Olivia as a Widow in Twelfth Night, or What You Will
滝川, 睦TAKIKAWA, Mutsumu
51 , 2015-03-31 , 名古屋大学文学部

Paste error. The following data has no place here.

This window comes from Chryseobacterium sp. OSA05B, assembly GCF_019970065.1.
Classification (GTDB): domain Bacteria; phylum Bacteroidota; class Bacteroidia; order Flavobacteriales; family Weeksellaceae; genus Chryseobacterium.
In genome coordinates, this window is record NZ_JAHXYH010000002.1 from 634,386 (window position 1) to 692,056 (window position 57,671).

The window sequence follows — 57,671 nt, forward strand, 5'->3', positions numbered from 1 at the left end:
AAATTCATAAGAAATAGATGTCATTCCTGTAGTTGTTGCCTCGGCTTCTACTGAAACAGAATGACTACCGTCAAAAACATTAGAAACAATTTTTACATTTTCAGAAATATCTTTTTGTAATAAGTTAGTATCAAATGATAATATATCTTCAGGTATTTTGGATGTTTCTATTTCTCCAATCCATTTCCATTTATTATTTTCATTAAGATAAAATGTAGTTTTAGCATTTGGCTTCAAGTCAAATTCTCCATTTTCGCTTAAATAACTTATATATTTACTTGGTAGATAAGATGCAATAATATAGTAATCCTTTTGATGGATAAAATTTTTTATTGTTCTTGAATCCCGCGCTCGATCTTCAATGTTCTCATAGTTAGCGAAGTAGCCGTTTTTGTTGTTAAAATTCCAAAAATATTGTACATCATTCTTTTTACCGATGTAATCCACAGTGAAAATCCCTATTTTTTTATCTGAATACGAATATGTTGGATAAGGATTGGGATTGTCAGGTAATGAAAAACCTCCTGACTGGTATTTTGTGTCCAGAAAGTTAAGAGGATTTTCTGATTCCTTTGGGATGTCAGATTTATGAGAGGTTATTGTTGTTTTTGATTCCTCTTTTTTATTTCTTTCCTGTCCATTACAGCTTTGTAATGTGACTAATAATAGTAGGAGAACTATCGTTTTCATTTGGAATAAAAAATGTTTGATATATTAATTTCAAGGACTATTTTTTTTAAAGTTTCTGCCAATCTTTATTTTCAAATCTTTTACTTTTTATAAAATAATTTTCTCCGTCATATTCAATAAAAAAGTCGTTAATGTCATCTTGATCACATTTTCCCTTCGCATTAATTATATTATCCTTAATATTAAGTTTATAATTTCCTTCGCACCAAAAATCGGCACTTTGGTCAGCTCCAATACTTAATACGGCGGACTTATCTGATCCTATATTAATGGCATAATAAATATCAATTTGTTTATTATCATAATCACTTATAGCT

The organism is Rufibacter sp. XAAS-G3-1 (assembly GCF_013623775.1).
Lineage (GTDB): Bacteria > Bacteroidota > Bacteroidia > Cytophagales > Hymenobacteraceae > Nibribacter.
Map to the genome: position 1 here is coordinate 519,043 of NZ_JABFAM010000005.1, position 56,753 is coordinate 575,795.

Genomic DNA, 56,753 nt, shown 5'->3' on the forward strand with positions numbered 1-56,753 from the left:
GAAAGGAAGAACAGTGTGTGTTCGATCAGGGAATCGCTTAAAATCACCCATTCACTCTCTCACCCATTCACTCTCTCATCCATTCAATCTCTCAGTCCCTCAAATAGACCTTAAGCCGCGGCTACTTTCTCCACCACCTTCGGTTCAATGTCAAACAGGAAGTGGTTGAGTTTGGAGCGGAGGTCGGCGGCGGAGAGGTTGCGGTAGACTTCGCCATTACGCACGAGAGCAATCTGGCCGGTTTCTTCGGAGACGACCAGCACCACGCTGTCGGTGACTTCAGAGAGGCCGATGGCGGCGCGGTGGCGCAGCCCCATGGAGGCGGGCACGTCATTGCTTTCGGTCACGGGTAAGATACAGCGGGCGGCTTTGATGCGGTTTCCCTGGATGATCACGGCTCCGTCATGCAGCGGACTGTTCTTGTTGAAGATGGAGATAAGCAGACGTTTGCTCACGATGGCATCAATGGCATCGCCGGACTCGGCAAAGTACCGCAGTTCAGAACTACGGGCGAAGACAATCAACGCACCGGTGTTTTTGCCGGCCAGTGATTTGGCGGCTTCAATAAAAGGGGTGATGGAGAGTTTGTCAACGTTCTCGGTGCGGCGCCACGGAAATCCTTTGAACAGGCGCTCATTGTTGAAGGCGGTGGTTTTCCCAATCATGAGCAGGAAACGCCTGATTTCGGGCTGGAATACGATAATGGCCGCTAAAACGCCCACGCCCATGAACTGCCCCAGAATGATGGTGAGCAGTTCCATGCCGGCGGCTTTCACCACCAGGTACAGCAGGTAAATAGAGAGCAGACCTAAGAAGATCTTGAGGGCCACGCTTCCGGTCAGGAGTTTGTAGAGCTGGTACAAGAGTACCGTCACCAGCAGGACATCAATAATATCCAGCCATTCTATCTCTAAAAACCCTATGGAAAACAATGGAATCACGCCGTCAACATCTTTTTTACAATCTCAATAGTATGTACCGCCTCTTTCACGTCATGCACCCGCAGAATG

The purpose of this paper is to elucidate, from the viewpoint of audience-reader response criticism, the reason why John Mannigham, who was, as it were, the first and "ideal spectator" of Twelfth Night, or What You Will performed at the Middle Temple in 1602, referred to Olivia as a "Lady widdowe" in his review of the performance in his diary. Analyzing the structure of Twelfth Night, or What You Will as well as the cultural and historical contexts of this festive comedy, we could bring to light the two facets of the early modern English widow hidden away in the figure of Olivia: the virtuous and chaste widow; the "wealthy, sex-hungry widow" generated and instigated by male fantasy. Through this investigation, we may reasonably conclude that at the denouement of this play Olivia is enabled to free herself from these representative fetters of early modern widowhood, and to attain the marriage love in this festive world.